With my Nan came my parents, always a pleasure and these days I feel infinitely closer to them than I have ever been. I am the first to admit that this bad hand I’ve been dealt with is a blessing in disguise.

A new fella in the billet Ben strikes up a conversation. Just arrived here from a closed nick in Kent, he is on a 7 stretch. First impressions are that he has OCD but a good humour too. His cellmate is old enough to be his Dad, they make for an odd couple but it’s nice to get chatting to some new faces.

An ex screw is protesting out the front of the prison today over unfair dismissal or some nonsense due to a stress related injury. The gates are locked up and the local media are alerted. Inmates watch on vaguely interested but with a distinct lack of sympathy.

The World’s Stock Markets are again facing certain doom, I however am tackling a tougher issue. How to eat a bowl of custard with only a fork. I’ve forgotten my spoon for dinner and can’t remove the warm custard from the canteen. A few years ago, the wider financial market news would have etched a pain look upon my face as I would stare at the data screens and eek out an opportunity in a turbulent day of trading. How my life has changed immeasurably, how such stresses have ebbed and how much more content I’ve become.

Two mammoth swans arrive here at Ford, the seagulls seem a bit put out. Prisoners come out in droves to feed them. Lot of nature lovers here.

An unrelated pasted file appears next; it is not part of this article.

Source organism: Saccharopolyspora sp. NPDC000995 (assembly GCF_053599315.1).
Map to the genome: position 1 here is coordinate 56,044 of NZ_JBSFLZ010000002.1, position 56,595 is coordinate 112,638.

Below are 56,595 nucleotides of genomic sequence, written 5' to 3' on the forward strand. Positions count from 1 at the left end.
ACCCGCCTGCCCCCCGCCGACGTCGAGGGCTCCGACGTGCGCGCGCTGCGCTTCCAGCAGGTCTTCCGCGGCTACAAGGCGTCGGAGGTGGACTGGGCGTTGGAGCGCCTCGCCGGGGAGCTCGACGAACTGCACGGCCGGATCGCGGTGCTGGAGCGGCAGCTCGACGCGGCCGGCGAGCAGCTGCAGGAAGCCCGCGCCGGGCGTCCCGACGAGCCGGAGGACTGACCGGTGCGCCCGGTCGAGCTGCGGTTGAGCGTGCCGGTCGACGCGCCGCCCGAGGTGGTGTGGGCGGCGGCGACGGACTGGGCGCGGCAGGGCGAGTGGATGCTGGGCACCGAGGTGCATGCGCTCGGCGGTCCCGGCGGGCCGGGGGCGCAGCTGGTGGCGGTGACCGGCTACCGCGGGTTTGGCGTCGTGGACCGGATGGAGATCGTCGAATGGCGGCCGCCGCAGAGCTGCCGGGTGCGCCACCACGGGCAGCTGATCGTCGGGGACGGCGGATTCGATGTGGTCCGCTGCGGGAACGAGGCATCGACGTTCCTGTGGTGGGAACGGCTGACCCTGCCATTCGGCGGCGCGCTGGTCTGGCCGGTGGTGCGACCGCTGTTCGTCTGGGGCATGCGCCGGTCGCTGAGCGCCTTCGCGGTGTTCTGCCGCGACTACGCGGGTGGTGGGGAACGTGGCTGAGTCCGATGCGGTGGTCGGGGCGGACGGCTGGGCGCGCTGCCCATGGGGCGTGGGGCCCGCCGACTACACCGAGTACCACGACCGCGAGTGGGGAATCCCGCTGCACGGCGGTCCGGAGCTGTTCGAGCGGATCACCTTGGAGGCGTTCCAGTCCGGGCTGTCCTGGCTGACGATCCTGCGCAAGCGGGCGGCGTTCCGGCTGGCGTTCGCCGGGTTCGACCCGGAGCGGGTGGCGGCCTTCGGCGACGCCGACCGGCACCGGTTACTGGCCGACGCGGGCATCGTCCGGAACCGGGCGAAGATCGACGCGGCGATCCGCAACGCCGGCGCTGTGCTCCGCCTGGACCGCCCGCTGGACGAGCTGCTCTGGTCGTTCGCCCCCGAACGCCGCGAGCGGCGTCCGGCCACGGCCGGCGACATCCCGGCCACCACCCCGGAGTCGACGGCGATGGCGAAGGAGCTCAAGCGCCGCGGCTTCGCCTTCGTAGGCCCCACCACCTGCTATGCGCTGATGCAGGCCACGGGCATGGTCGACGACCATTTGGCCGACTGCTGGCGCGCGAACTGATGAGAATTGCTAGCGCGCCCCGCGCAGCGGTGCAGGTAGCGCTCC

Prison’s Mr Fix It

25 May

I learn about the trading systems in prison today. My gym buddy is also Ford’s product hub. The ‘Go to Guy’ as it were. It’s interesting to see how it works, I’m more absorbed by prisoners such as this who have no concern if they get shipped out to a Bang-Up. They have sources in those too and many of the ‘smarter’ ones have contingencies already prepared. My pal is one such individual.

The prison estimates it mates millions of poppies each year for the ‘British Legion’; I didn’t believe it until today. I’m amazed by some people’s ability to switch off and perform mind numbingly repetitive tasks. It’s been a contentious issue for George and I, so after a satirical discourse I decide to venture over and put the matter to rest. We ask what the average man’s output is and multiply it by the number of inmates working in this department. We put a final figure at 2.25 million each year.

Spence was released this morning, I have a new cellmate and it’s not for the first time I share a small space with George.


I have my first issue with my partner since we have been separated. I miss her desperately and I know she feels the same. I get a letter that is down in the dumps, unsure of what she shall do on her return to the UK, I panic as I sense the first crack in what I know to be something strong. An email comes with it too, but I can’t bare to read it. I should have done, I pen her a one sided letter, make a decision not to call her and tell her that perhaps she shouldn’t contact me again. I don’t want a Dear John letter and I don’t want to face heartbreak.

This is how it’s left. I’m gutted.